The Tragedy of Philip Seymour Hoffman
Richard Grenell should study literature. A classic tragedy is one where a very rich, famous, smart, or talented person is brought low by inherent flaws—flaws which are known in advance to the spectators. The very essence of the tragedy is that the audience knows in advance that the hero is doomed while the hero himself is either unaware of this fact or (worse) thinks he can escape this preconstructed fate. Thus all actions are tinged with the foreknowledge of …well…tragedy. This literary mechanism is even called “tragic irony.”
Now, it’s kind of cynical to view Hoffman’s death as a tragedy in this way. If you thought Hoffman’s overdose was inevitable, that his cause was hopeless, then you would probably feel that way about all addicts. But the truth is, people escape addiction everyday. Most of us think of tragedy differently today. Today we think of tragedies as bad endings that didn’t have to be that way. The idea they could be avoided but weren’t is the tragedy.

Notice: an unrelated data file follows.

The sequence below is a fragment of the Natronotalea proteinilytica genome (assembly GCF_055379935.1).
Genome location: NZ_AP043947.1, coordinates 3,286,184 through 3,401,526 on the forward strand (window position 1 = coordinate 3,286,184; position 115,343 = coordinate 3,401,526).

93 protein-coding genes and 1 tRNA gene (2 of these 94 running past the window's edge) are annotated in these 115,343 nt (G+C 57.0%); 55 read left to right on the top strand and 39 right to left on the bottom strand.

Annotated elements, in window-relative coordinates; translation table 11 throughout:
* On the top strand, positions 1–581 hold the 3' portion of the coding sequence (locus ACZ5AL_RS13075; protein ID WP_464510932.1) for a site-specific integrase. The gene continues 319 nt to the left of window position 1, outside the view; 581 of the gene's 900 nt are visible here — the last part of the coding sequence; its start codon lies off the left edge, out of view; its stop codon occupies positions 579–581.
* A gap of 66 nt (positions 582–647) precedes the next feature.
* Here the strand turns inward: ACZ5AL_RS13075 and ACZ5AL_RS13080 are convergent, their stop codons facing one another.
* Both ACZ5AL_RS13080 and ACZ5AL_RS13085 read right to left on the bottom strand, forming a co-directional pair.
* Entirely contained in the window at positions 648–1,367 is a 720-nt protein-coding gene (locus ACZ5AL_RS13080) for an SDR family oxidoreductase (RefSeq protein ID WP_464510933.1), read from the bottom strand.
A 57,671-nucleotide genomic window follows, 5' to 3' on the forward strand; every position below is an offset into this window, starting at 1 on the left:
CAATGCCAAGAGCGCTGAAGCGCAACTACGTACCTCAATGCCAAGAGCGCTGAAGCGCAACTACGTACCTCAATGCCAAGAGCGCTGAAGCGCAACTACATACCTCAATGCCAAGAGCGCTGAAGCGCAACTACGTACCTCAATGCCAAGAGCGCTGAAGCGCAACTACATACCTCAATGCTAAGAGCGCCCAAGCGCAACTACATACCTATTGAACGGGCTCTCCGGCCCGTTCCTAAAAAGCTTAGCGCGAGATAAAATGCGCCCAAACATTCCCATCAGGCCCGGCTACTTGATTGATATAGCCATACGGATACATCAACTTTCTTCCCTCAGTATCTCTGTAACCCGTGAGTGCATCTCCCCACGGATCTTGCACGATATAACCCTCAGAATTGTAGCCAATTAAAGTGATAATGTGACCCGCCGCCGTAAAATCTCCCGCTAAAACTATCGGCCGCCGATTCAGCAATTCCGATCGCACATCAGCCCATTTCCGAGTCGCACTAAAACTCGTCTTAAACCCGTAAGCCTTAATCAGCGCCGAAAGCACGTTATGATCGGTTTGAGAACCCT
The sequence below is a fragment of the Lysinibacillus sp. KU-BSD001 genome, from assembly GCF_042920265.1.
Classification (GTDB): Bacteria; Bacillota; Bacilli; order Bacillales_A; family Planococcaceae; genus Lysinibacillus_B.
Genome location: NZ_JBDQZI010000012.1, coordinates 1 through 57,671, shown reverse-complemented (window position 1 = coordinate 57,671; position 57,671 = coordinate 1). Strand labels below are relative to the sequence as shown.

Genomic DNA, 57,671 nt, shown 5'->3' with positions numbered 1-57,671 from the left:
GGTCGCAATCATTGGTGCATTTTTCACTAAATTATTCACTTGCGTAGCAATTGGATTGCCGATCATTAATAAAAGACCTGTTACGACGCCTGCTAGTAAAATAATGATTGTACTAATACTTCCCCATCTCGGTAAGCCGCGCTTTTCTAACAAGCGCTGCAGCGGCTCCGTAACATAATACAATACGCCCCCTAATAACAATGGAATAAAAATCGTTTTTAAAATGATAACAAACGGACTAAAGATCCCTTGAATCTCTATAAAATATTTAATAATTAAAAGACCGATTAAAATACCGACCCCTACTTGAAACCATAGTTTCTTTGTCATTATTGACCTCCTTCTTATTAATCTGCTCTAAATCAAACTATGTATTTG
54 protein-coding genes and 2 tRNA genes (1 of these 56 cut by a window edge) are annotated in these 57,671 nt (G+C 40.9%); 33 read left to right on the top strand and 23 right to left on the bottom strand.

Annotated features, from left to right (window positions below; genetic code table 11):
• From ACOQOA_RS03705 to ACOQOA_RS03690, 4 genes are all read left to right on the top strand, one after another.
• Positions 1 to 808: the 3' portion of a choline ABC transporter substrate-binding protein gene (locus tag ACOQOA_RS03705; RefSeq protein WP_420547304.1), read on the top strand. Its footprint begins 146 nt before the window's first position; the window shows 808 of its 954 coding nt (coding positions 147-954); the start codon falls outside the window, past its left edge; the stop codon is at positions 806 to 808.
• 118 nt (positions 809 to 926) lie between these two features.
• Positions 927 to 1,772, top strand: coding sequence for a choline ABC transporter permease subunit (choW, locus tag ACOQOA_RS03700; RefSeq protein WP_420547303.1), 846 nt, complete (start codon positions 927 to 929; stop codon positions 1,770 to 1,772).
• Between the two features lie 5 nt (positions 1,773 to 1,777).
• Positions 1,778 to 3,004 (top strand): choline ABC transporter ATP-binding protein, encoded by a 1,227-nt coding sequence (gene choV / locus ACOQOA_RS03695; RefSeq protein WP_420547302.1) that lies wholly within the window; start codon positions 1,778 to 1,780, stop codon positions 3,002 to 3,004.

What Grenell is saying is the former idea. And, I think it’s worth pointing out that Grenell’s interpretation of Hoffman’s death is the original notion of tragedy to a very fine degree. Sophocles could not have crafted a better contemporary tragedy. Grenell may be heartless enough he isn’t saddened by Hoffman’s death. But “being sad” is a child’s response to tragedy. A real tragedy should cause anger on one level and force submission to the sublime awesomeness of an unfeeling and somewhat mechanical universe on another.